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 | By Candace Bryant-Lester

African Popes You May Not Know About

February 21, 2023 | With the Roman Catholic Church based out of the Vatican in Italy, the majority of popes and even saints are Roman or Italian. But did you know that there have been a few African popes? On top of that, they are all saints! Though all three of them reigned early in Church history, and each not for very long, they still made their own indelible marks on Christ’s Church.

Pope St. Victor I (198 or 199)

The earliest reigning African pope, Victor I, was a native African whose episcopate lasted for 11 years. Most notable about Pope Victor’s pontificate is the Easter Controversy in which the Church debated the appropriate day to celebrate Easter.

Christians from Asia always celebrated Easter on the fourteenth day of the Jewish month of Nisan, no matter what day of the week it happened to fall on, but this difference led to trouble when they settled in Rome. Pope Victor worked toward determining a universal practice for the Church and, once determined, called upon Asian bishops to accept and adopt celebrating Easter on Sunday. Though this initially caused some controversy, the whole Church gradually accepted this common practice.

In addition to the Easter Controversy, Pope Victor also fought against heresy, most notably Monarchianism (also known as Adoptionism). Theodotus the Tanner taught the false doctrine that Christ was merely a man who, at his baptism, was endowed with supernatural power by the Holy Spirit. Pope Victor acted promptly and excluded Theodotus from the Church, quick to squash this heresy.

Pope St. Miltiades (314)

Pope St. Miltiades was also native to Africa, but his papacy lasted only three or four years. Pope Miltiades was the first pope after Roman emperors signed the edict of toleration that ended Christian persecution, which allowed them to live out their faith and simultaneously regain lost properties and reconstruct their churches. This began the reorganization of ecclesiastical and religious life administration in Rome. Additionally, Constantine gave the Church the Lateran Palace, which became central administration for the Church, as well as the pope’s residence.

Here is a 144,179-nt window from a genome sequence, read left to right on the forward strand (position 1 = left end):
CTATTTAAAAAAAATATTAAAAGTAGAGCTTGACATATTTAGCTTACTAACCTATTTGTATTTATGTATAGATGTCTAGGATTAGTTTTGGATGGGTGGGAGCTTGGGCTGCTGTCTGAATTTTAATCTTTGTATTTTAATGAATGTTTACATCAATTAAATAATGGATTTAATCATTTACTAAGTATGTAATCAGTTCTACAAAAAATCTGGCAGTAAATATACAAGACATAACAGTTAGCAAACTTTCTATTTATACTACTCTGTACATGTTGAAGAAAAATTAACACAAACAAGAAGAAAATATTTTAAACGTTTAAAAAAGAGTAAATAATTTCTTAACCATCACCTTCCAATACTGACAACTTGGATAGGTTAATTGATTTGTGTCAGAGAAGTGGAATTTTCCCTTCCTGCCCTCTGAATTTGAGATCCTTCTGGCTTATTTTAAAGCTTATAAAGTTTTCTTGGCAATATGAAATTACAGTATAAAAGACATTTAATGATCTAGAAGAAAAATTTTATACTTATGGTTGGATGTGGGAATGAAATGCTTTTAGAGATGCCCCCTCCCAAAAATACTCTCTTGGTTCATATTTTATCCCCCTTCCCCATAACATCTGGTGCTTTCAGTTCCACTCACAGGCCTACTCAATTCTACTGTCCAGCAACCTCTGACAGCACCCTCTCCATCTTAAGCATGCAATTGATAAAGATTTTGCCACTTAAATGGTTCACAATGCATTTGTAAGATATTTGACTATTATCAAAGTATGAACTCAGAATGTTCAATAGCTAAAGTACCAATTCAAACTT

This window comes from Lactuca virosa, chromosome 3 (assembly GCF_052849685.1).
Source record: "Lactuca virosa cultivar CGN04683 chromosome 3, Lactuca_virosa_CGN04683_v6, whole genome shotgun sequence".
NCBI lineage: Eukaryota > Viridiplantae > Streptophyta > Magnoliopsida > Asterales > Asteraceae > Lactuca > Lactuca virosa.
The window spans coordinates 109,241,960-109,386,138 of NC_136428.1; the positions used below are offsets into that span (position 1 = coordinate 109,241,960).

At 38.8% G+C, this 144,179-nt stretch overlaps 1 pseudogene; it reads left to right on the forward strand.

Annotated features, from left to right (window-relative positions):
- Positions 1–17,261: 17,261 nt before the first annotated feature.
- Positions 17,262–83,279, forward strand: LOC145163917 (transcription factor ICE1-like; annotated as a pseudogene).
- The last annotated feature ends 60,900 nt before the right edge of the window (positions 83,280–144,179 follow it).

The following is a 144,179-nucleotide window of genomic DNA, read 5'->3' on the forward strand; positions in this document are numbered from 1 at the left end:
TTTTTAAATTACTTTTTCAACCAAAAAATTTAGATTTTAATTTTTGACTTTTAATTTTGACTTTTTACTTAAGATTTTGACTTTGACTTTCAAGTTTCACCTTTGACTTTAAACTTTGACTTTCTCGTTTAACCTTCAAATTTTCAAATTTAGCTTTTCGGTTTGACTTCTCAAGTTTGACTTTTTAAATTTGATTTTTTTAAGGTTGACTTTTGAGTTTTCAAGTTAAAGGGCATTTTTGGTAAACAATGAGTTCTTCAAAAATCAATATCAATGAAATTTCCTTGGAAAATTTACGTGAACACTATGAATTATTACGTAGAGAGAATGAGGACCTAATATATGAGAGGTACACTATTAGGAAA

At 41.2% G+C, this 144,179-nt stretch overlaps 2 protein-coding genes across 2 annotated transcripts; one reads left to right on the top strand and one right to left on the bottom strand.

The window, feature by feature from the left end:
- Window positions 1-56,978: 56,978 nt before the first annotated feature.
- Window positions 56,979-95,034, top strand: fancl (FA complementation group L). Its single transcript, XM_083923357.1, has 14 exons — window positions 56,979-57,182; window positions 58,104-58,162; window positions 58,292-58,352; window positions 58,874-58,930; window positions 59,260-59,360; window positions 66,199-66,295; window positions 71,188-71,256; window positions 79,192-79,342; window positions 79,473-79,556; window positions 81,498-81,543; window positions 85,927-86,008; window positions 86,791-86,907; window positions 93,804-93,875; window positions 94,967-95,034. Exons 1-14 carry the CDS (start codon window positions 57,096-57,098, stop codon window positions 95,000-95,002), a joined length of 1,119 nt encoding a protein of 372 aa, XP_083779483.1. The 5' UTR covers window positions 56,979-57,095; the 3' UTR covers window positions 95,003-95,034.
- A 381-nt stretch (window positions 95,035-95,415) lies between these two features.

Pope St. Gelasius (496)

Gelasius was of African origin, but he was born in Rome. His papacy consisted of a busy four years defending the primacy of Rome and preserving the rights and honor of the Chair of Peter against schismatics. He is quoted to have said:

“There are two powers by which chiefly this world is ruled: the sacred authority of the priesthood and the authority of kings. And of these the authority of the priests is so much the weightier, as they must render before the tribunal of God an account even for the kings of men.”

Though he was a staunch traditionalist, he was pastoral in handling exceptions or modifications that were incorporated into Canon Law, which included his decree concerning the obligation of reception of the Eucharist under both bread and wine. Gelasius also composed many hymns, prefaces, and collects that were arranged in a standard Mass-book that eventually became known as the Missal in the following century.

Candace Bryant-Lester is assistant editor of "Faith Catholic," a partner publisher of "Gulf Coast Catholic."